Hello Barbara and thanks so much for mentioning my Heart Sisters post on “10 Non-Drug Ways to Treat Depression”. Here’s a direct link in case your readers want to find that post:

    You mentioned something critically important here about cardiac meds, that we ‘dare not” stop taking prescribed drugs once we’ve survived a heart attack. If we stop taking sleep meds, we might not sleep well (although it sounds like you haven’t found that to be the case). If we stop taking pain meds, our pain might flare up again (although so far you haven’t found that to be true either).

    But if heart attack survivors stop taking our anti-platelet drugs, for example, several studies show we’ll have a significantly higher risk of subsequent heart attacks. I’m not 100% sure about all of my cardiac meds, yet I’m frightened to stop taking them!

    Speaking of gabapentin, did you read this yet: – which includes a link to a Therapeutics Initiative overview of the drug and its marketing.

    I’m so glad to see you writing here again! Must be a sign of spring…. 😉


  2. Barbara Keddy Post author

    Spring? Hello dear Carolyn:
    The interesting thing I have found is that one becomes tired of whining and thinking about misery. Something like: “accepting the things I cannot change”. I can do a great deal to help myself but I will not be ‘cured’ of the two health challenges I face. My anxiety has certainly decreased over the past few months but it is always just waiting to rear its ugly head!
    “BREATE” is my constant mantra to myself. Holding my breath increases my blood pressure, pain and anxiety. About Mindfulness Meditation Dr. Kabat-Zinn says : “As long as you are breathing there is more right with you than there is wrong with you”. He points out that it is easy for us to fall prey to wanting things to be different but we must allow ourselves breathing space and to refine our capacity for awareness. It isn’t easy as I try to practice what I preach. I am always so happy to hear about MM being taught in schools of nursing, medicine, dentistry and inner city schools and even in business places.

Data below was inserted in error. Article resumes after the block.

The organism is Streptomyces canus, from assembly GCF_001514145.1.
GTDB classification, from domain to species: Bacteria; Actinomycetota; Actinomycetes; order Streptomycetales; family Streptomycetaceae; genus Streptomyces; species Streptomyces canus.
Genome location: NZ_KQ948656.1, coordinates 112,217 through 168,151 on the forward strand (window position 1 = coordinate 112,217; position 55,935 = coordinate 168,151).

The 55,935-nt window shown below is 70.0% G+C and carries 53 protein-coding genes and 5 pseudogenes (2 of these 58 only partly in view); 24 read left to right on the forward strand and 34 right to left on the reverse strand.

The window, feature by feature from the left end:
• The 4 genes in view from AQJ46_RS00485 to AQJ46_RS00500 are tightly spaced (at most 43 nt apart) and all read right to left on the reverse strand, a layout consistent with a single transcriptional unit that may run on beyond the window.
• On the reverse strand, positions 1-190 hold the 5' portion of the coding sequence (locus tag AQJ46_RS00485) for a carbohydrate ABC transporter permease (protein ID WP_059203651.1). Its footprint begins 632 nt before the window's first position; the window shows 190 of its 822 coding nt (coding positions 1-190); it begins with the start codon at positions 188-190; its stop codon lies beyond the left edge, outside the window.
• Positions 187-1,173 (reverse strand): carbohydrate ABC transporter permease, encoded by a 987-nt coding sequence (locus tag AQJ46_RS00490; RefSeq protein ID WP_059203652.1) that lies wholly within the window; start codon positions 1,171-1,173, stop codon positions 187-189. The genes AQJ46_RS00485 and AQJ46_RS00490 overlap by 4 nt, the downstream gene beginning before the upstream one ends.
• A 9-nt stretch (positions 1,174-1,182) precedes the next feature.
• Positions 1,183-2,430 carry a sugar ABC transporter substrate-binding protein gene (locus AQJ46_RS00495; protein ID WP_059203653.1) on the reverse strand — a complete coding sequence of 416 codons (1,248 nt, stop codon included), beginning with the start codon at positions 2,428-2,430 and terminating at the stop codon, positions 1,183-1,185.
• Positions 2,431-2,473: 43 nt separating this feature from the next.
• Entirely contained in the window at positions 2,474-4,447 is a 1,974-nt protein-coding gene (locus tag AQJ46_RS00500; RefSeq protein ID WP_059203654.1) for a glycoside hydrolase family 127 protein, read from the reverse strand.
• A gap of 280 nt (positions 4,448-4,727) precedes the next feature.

Not really a sign of spring, Carolyn, just a great deal of MM practice these past few months. Spring in Nova Scotia has not yet arrived, as if it ever did! We go from winter to summer.

  3. Valda Garner

    Hi Barbara, I have found the less I feel in control the more anxiety I experience. I also seem to have fewer coping mechanisms for some of the daily stressors and this adds to my anxiety. The more anxiety I experience the worse my chronic illness symptoms become. The ill effects of altering cardiac medications without the expertise of a physician are more readily noticed and can be life threatening. The ill effects of insomnia are more tolerated in the short run, but getting enough good sleep has dire consequences too. There is so little known about sleep, but it is as critical as a nourishing diet. I too have limited the medications that I take and I have adjusted doseages to a minimum in partnership with my doctor. Combining Western Medicine with the wisdom of the East is a good marriage for better pain control, anxiety control and for a happier life. To live in the “here and now” is a beneficial practice that keeps us moving forward. I’m careful about how much reminiscing I do since that interferes with creating new memories from today’s experiences. I think of you often and follow your blog, because you always deliver a post that is thought provoking. I am hoping you find yourself well and that spring comes to you soon. Fondly, Valda

  4. Barbara Keddy Post author

    Thank you so much Valda. Your comments are of course right on! Anxiety is based on fear and the more the amygdala is aroused the more anxiety we have! Mine is life long and I suspect most who suffer from fibromyalgia also have a lifetime of anxiety. But, we can indeed change our brain pathways even though it takes hard work and discipline…that is the good news!
    Regards, Barbara

  5. Lynne Cameron